The poorest way to face life is to face it with a sneer. There are many men who feel a kind of twister pride in cynicism; there are many who confine themselves to criticism of the way others do what they themselves dare not even attempt. There is no more unhealthy being, no man less worthy of respect, than he who either really holds, or feigns to hold, an attitude of sneering disbelief toward all that is great and lofty, whether in achievement or in that noble effort which, even if it fails, comes to second achievement. A cynical habit of thought and speech, a readiness to criticise work which the critic himself never tries to perform, an intellectual aloofness which will not accept contact with life’s realities - all these are marks, not as the possessor would fain to think, of superiority but of weakness. They mark the men unfit to bear their part painfully in the stern strife of living, who seek, in the affection of contempt for the achievements of others, to hide from others and from themselves in their own weakness. The role is easy; there is none easier, save only the role of the man who sneers alike at both criticism and performance.
It is not the critic who counts; not the man who points out how the strong man stumbles, or where the doer of deeds could have done them better. The credit belongs to the man who is actually in the arena, whose face is marred by dust and sweat and blood; who strives valiantly; who errs, who comes short again and again, because there is no effort without error and shortcoming; but who does actually strive to do the deeds; who knows great enthusiasms, the great devotions; who spends himself in a worthy cause; who at the best knows in the end the triumph of high achievement, and who at the worst, if he fails, at least fails while daring greatly, so that his place shall never be with those cold and timid souls who neither know victory nor defeat."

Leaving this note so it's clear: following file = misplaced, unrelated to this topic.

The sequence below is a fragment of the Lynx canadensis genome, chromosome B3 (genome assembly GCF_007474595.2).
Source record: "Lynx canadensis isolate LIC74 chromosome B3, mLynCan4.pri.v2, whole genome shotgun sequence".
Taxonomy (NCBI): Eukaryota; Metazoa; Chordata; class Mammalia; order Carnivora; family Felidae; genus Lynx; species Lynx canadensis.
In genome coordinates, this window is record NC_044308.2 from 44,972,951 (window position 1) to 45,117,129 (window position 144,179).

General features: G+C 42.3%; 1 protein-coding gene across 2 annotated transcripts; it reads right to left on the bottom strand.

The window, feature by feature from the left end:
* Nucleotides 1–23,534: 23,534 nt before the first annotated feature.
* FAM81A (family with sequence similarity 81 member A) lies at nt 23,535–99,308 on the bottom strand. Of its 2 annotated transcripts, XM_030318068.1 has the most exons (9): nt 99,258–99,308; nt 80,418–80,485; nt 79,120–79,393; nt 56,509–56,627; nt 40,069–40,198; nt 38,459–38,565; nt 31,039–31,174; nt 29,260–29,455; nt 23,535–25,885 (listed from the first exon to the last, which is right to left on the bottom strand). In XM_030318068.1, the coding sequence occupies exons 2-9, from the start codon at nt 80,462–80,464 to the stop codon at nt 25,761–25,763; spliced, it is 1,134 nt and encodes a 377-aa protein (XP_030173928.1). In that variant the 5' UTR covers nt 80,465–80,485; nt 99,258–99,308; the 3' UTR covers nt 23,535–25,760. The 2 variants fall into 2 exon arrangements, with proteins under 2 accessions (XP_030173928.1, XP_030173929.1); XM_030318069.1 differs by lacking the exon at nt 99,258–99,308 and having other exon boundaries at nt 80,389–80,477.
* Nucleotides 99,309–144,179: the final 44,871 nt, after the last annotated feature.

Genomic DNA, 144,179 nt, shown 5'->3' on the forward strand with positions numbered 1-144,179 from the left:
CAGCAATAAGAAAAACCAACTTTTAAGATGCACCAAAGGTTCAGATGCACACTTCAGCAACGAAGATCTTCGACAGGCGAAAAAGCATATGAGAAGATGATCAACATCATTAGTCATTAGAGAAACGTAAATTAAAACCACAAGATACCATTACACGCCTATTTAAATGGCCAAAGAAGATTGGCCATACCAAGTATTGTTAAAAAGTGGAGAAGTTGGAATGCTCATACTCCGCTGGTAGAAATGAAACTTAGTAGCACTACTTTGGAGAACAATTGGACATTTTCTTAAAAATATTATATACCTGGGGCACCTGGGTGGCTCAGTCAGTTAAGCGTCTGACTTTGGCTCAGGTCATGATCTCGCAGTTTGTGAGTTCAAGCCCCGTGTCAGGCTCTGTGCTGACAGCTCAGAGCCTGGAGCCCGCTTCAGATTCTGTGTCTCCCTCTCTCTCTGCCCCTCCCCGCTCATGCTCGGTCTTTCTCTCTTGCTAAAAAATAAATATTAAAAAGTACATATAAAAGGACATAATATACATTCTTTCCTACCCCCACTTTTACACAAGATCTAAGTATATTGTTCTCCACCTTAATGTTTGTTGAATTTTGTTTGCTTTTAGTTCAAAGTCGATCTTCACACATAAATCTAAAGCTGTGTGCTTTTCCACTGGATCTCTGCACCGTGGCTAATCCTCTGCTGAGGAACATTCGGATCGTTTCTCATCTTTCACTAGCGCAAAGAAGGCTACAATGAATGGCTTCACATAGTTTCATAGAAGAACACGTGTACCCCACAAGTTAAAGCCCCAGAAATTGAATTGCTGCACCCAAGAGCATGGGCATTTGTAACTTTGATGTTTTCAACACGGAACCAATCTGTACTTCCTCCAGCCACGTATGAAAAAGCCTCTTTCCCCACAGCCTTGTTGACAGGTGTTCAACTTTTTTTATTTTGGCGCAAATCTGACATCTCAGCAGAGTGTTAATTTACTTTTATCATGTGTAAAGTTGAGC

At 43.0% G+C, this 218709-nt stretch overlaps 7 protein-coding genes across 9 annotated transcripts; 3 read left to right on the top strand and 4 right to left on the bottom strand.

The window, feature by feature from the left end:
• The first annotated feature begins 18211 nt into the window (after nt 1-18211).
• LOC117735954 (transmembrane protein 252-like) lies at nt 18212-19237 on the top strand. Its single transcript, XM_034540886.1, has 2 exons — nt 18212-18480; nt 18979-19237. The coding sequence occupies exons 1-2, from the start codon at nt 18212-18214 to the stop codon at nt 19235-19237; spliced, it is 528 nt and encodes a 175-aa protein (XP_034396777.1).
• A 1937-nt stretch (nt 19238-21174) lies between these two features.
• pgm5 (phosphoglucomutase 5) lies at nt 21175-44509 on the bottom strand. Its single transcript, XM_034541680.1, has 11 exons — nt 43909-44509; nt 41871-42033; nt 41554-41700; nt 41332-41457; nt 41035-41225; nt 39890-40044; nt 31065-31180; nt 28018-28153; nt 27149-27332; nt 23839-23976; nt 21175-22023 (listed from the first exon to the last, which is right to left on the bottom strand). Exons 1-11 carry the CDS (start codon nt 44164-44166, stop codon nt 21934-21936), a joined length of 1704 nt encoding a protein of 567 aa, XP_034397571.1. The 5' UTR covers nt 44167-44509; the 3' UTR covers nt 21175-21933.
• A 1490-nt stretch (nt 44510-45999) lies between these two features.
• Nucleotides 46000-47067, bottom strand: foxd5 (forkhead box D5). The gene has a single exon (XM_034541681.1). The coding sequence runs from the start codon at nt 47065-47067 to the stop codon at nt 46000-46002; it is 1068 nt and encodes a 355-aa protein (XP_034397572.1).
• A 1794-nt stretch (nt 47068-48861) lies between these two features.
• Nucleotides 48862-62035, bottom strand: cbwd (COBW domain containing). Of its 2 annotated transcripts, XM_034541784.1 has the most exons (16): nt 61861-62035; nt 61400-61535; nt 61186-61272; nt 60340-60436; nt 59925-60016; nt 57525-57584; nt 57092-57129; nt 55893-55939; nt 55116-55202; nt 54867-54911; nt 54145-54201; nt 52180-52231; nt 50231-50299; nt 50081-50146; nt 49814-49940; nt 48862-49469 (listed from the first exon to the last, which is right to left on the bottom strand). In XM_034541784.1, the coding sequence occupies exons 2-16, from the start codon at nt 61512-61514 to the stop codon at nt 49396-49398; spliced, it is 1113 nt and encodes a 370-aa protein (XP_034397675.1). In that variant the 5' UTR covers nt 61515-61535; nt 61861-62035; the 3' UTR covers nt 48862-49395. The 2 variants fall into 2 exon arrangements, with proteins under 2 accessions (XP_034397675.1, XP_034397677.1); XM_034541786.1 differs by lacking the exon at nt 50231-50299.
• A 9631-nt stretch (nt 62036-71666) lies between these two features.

From Teddy Roosevelt’s famous “In the Arena” speech. The first paragraph isn’t quoted a lot, but is so on the money (the 2nd paragraph is oft-quoted).
Reject cynicism if you ever want to get anything important done.
At the BALLE Conference, Burlington, Vermont, June 2006
In Memory of Jane Jacobs
— Britannica.com (I’m researching something and keep coming across interesting Chaplin anecdotes!)
From a conversation in a chance meeting between Charlie Chaplin and Mahatma Gandhi from the book Chaplin in the Sound Era: An Analysis of the Seven Talkies.
This idea was the foundation of Chaplin’s Modern Times. Fascinating.
— Ralph Waldo Emerson (anyone know primary source?)
One of my favorite quotes, from Ralph Waldo Emerson. Everyone working in a startup should read this every morning.